For more information on the DCD, see: www.carldaviscollection.com/

DEADGIRL/Joseph Bauer/Screamworks
This 2009 zombie film is a creepy and somewhat disturbing tale of two high school boys who break into an abandoned factory and discover an imprisoned woman who cannot die. Being high school boys, they make her their sex toy until one of them has ethical issues about doing so; but by then the other kid is too far into it and has invited some high school jocks to participate, and the game quickly spins out of control from there to end up in a most appropriate resolution.   The indie film is embellished by a fine score from Joseph Bauer, who has lending potent musical support to low budget horror indies like BRUTAL and BLACKWATER VALLEY EXORCISM since 2004, as well as scoring the current super-hero/holiday comedy ELF-MAN. Bauer brings a sense of sophistication to these films with finely crafted scores that belie their low budgets and small ensembles with effective and creative musical designs.  DEADGIRL is an atmospheric score built from acoustic sound elements treated mostly non-melodically, although there are a few melodies that arise from time to time lending a peculiar warmth to the film, and often imparting a sense of sympathy for the unfortunate living dead girl who is the object of the crueler boy’s incessant need (the poignant piano and voice melody in “Fate,” reprised in “Daydream,” the haunting “Makeover Waltz,” and the somewhat redemptive “Showdown” and “Big Decision”).   More active moments like “Deadgirl Fights Back” and “Revenge” are driven by slamming beats, reflective synth tonalities, miasmic clusters of strings, and rhythmic, cathartic progressions of percussive elements that careen the music forward, while “JT and Rickie” is a claustrophobic, cacophonic  assault of orchestral discord, rushing out  of the speakers like the bellowing scream of a roaring dead thing.  Play it loud.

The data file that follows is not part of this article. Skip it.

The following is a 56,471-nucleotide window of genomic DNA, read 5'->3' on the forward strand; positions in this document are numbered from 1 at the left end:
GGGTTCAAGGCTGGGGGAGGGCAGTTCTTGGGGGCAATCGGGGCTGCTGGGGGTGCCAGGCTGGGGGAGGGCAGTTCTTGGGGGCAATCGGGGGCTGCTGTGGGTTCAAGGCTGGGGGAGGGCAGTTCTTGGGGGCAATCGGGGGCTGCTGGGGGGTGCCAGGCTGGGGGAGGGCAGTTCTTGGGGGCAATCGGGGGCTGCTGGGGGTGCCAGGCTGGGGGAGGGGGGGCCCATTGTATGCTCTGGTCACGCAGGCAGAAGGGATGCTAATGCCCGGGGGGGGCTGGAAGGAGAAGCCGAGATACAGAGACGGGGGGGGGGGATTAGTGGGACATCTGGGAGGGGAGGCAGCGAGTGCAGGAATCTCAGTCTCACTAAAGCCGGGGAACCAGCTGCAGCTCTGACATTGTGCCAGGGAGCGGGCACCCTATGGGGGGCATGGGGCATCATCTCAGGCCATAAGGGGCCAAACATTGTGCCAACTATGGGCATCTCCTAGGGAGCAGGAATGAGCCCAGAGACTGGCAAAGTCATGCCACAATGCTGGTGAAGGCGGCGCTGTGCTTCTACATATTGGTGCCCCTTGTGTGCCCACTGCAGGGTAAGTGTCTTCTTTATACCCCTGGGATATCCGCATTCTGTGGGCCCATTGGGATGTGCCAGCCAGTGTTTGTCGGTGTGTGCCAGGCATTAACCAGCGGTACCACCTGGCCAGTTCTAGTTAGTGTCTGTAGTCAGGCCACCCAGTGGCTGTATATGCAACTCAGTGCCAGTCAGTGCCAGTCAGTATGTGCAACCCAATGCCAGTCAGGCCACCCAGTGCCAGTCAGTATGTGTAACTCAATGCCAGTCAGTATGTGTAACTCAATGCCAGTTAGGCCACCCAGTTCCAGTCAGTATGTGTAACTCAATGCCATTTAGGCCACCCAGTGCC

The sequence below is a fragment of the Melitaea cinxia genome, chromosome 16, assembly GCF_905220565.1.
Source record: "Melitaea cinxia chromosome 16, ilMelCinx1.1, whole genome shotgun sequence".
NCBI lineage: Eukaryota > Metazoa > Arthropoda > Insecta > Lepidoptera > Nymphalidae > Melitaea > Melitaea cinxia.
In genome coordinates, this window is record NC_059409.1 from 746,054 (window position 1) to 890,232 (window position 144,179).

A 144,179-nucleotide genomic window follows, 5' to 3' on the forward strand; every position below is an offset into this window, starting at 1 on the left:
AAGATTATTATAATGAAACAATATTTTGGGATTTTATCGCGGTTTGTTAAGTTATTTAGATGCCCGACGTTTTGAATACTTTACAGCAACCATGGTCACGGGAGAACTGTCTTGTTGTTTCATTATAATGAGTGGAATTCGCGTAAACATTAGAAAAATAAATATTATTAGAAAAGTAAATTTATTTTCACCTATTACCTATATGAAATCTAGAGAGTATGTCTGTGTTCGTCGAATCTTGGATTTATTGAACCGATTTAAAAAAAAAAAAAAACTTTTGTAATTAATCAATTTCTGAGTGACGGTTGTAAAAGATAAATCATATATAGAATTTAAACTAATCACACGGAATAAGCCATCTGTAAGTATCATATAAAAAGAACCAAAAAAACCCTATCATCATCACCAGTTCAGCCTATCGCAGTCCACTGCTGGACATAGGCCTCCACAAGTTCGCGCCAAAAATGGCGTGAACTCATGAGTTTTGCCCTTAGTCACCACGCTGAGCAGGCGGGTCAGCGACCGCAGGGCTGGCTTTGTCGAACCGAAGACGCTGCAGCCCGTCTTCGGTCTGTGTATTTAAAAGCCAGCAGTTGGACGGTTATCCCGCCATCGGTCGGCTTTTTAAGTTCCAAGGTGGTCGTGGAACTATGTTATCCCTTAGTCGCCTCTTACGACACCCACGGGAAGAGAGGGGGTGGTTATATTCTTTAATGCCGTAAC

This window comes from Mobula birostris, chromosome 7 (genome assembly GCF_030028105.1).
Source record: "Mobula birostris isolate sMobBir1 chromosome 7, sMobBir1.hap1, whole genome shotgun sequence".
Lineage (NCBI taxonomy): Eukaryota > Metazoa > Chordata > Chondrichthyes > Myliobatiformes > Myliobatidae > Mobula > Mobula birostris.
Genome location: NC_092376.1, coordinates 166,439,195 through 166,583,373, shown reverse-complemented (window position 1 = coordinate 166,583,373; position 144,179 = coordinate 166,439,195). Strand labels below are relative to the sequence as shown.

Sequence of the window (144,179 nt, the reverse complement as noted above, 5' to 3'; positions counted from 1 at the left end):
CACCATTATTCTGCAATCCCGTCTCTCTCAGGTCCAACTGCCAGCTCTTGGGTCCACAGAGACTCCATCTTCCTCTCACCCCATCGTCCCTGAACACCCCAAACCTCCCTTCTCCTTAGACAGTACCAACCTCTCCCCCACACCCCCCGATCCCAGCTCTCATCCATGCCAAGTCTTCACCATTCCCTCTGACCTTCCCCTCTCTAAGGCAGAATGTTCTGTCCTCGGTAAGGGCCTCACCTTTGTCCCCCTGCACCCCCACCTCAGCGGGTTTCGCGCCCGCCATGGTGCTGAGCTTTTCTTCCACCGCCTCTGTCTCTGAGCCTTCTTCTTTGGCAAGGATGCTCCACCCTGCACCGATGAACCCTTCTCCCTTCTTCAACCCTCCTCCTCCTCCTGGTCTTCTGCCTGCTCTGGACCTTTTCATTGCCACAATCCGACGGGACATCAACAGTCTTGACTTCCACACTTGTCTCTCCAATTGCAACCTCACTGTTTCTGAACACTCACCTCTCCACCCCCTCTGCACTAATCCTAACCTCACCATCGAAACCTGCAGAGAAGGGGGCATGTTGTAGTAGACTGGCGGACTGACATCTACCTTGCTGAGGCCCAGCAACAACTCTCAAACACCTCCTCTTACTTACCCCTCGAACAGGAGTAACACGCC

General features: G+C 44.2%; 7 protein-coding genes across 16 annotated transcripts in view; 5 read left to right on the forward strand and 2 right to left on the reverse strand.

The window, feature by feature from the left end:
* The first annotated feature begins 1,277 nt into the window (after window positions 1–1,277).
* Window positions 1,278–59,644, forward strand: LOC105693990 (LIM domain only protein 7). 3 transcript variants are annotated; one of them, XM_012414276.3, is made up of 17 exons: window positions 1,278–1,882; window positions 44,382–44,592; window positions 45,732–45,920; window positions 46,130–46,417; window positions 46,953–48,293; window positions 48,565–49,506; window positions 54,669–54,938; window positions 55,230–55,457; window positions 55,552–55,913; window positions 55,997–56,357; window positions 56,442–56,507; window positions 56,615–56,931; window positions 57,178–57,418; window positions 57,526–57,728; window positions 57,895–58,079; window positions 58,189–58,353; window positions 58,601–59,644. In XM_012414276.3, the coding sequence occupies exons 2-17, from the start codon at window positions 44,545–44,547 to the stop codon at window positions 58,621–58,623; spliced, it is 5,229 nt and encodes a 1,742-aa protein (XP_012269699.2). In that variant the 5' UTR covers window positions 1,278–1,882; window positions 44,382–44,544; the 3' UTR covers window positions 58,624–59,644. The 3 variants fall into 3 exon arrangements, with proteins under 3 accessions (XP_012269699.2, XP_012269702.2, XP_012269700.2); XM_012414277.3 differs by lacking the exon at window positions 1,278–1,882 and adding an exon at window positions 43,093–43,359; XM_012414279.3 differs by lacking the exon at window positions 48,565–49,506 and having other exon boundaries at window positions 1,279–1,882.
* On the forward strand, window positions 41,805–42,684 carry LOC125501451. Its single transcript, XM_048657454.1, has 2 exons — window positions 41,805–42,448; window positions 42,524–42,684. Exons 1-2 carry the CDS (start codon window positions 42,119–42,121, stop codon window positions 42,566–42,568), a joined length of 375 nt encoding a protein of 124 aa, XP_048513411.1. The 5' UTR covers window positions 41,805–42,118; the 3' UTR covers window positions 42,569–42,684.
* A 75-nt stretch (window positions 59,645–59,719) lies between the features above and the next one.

Compilations of older Ennio Morricone scores have become something of a cottage industry, with dozens of “Best of” and generic or topical compilations – “Lounge Morricone,” “Sacred Morricone Scores,” “Psycho Morricone,” “Morricone Giallo” and so on, approaching ad infinitum.  Few of these compilations contain music not already easily available elsewhere, and the same is true of Ennio Morricone in Colour, the title of which I guess means that these are scores for films released in color?   Rather than compiling themes or excerpts, this collection, which comes courtesy of well-respected British archive music compiler Cherry Red in association with Bella Casa, pairs eight Morricone scores from 1969 and the 1970s across four CDs, each presented in mini-LP sleeves (one CD per sleeve/two scores per CD) housed in a sturdy box, which also contains a 12-page booklet with detailed track and album information and 2-pages of intro notes).   They are the original Cinevox album tracks and not mediocre re-recordings from infamous besmirchers of great movie music like Solisti e Orchestra Del Cinema Italiano (can you utter their “Complete Spaghetti Westerns” while regurgitating your pasta?), and respected producer Claudio Fuiani’s involvement in a supportive capacity is likely enough cred to justify this repackaged set’s value.  Here, we have the original album releases, with some bonus tracks from subsequent reissues, from METTI UNA SERA A CENA, FORZA G, L’ASSOLUTO NATURALE, ANCHE SE VOLESSI LAVORRE CHE FACCIO?, BIRD WITH THE CRYSTAL PLUMAGE, FOUR FLIES ON GREY VELVET, IL GATTO and IL GIOCATTOLO.  All of these scores have been issued in one of more editions since their original LP release which likely makes the box set unnecessary for most collectors, but for those starting out this may be a good way to gather eight excellent Morricone scores from his surging ’70s period, with a few bonus tracks added to half of them.  They are mostly pop-oriented scores for comedies or romantic dramas, except for the two Argento giallos (BIRD and FLIES), but they also include some of the composer’s finest tracks of the period: the splendid martial pop main theme from L’ASSOLUTO, the whistled “Tramonto” from ANCHE SE VOLESSI, the enthusiastically quirky main theme from IL GATTO (and its own reprise of the L’ASSOLUTO theme in “Ofelia E Il Prete”), the sublimely poignant oboe melody in “Una Tenera moglie” from IL GIOCATTOLO, the pop title and tense “Croce a’amore” from METTI UNA CERA, the faux but very earnest Spaghetti Western deguello “Come un Western” from FORZA G, the breezy main theme from BIRD, and free-form suspense riffing from FOUR FLIES.  Sound quality is comparable with Cinevox’s expanded edition CDs, and this makes a handsome and reasonably priced (amazon marketplace sellers are offering it for $29) set.